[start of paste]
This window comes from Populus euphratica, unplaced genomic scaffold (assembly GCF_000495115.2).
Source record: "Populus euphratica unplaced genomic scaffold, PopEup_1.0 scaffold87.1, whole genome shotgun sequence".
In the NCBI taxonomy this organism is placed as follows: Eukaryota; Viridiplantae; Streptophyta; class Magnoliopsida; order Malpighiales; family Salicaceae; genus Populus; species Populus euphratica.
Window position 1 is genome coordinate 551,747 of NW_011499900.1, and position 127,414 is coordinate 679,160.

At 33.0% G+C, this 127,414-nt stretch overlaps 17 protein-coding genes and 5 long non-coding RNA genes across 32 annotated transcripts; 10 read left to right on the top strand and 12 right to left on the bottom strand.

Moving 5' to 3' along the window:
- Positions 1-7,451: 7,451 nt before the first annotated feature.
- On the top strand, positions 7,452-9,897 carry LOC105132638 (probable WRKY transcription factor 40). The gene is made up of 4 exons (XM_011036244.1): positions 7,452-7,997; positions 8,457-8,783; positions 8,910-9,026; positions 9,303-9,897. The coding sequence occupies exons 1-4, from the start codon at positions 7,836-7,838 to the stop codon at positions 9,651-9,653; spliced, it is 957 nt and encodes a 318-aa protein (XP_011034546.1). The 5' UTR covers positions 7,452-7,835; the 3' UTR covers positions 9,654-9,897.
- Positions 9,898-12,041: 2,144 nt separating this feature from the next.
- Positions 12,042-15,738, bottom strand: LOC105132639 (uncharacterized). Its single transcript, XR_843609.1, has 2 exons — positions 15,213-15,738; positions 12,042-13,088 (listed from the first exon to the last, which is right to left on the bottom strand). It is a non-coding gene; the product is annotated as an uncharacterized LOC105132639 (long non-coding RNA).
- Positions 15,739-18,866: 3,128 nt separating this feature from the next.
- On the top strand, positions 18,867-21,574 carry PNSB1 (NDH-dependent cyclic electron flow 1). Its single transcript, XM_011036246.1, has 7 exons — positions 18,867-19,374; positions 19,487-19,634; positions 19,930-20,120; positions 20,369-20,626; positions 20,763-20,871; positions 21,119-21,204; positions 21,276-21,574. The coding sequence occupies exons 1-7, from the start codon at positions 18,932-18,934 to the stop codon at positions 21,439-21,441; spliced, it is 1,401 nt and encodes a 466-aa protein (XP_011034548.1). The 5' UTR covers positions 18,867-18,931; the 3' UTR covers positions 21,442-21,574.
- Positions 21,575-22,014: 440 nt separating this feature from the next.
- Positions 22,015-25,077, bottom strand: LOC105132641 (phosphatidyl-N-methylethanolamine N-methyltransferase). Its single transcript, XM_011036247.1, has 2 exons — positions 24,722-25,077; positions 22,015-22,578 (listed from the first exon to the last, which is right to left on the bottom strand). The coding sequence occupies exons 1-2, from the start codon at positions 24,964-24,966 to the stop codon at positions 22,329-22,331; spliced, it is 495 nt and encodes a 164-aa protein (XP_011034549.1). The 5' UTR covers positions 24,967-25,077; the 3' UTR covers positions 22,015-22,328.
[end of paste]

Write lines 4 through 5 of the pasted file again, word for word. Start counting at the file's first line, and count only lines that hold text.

Window position 1 is genome coordinate 551,747 of NW_011499900.1, and position 127,414 is coordinate 679,160.

At 33.0% G+C, this 127,414-nt stretch overlaps 17 protein-coding genes and 5 long non-coding RNA genes across 32 annotated transcripts; 10 read left to right on the top strand and 12 right to left on the bottom strand.